Ouverture in D major, op. 13/2

Composer: Jean-Marie Leclair (b. 1697 - d. 1764)
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Composer: Jean-Marie Leclair (b. 1697 - d. 1764)

Performance date: 06/07/2016

Venue: St. Brendan’s Church

Composition Year: 1753

Duration: 00:09:03

Recording Engineer: Richard McCullough, RTÉ lyric fm

Instrumentation Category:Baroque Ensemble

Instrumentation Other: 2vn, va, vc, db, lute, hpd

Artists: Concerto Copenhagen (Antoine Toruncyzk [oboe], Fredrik From, Peter Spissky, Antina Hugosson [violins], Torbjörn Köhl [viola], Judith-Maria Blomsterberg [cello], Kate Hearne [cello, recorder], Marrias Frostenson [bass], Fredrik Bock [theorbo], Marcus Mohlin [harpsichord]) - [baroque ensemble]

Ouverture in D major, op. 13/2 [1753]
Grave – Staccato
Andante – Dolce
Jean-Marie Leclair is generally recognized as the most prominent and talented French violinist and composer during the reign of Louis XV, credited with having established the French school of violin playing. After studies in Italy with a student of Corelli, he returned to France in 1723 where he played at the Concert Spirituel in Paris until his employment in 1738 by Princess of Orange, Regent of the Netherlands. Leclair returned to Paris once more in 1743 where he served the Duke of Gramont. He remained here until his brutal death in 1764. The composer was found stabbed to death in his Parisian house; although the murder remains a mystery it was suspected that his nephew Guillaume-François Vial was in some way responsible.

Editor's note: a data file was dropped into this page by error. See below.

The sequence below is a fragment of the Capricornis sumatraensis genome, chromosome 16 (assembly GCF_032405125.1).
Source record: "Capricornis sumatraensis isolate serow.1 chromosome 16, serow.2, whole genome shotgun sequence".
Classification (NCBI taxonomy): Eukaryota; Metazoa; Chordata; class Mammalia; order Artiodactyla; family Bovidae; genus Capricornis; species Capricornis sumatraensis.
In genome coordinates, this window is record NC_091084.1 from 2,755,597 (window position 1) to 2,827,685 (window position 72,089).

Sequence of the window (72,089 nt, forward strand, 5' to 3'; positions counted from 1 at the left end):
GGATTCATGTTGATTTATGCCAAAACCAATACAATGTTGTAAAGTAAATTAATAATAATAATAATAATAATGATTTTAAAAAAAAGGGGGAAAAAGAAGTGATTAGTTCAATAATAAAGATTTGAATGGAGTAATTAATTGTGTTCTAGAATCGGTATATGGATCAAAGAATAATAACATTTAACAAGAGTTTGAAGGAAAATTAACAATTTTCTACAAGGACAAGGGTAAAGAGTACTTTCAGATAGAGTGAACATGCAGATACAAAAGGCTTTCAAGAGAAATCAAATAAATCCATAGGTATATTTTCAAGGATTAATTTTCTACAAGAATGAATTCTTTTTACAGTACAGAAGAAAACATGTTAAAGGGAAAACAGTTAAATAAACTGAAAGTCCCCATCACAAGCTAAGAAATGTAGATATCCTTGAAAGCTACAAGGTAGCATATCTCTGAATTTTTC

Leclair’s Op.13 collection consists of six Ouvertures et Sonates en Trio, at least four of which are arrangements of the composer’s earlier works. Although this to the modern audience may seem like a short-cut, it should be noted that arranging was a longstanding Baroque tradition, about which no eighteenth-century composer held any qualms. 
Op.13 is the composer’s final publication, issued in 1753 and like all his publications from his Op.2 Sonatas onwards, engraved by his wife Louise Roussel. The collection is made up of three Ouvertures and three Sonates en trio (which are masterful transcriptions of his three virtuosic solo violin sonatas). The third of the Ouvertures is an arrangement of the Overture to Scylla et Glaucus (1746), the composer’s singular opera. Scholars have speculated that the previous two Ouvertures are also arrangements of incidental music written for Gramont’s theatre.
Op.13/2 is operatically full-bodied, vigorous and exciting, distinctly more dramatic than the composer’s earlier works. It opens with a slow bracing dotted introduction in common time, followed by a rigorous fugal movement. The third movement is slow and stately and a cheerful light-hearted lively movement concludes the Ouvertur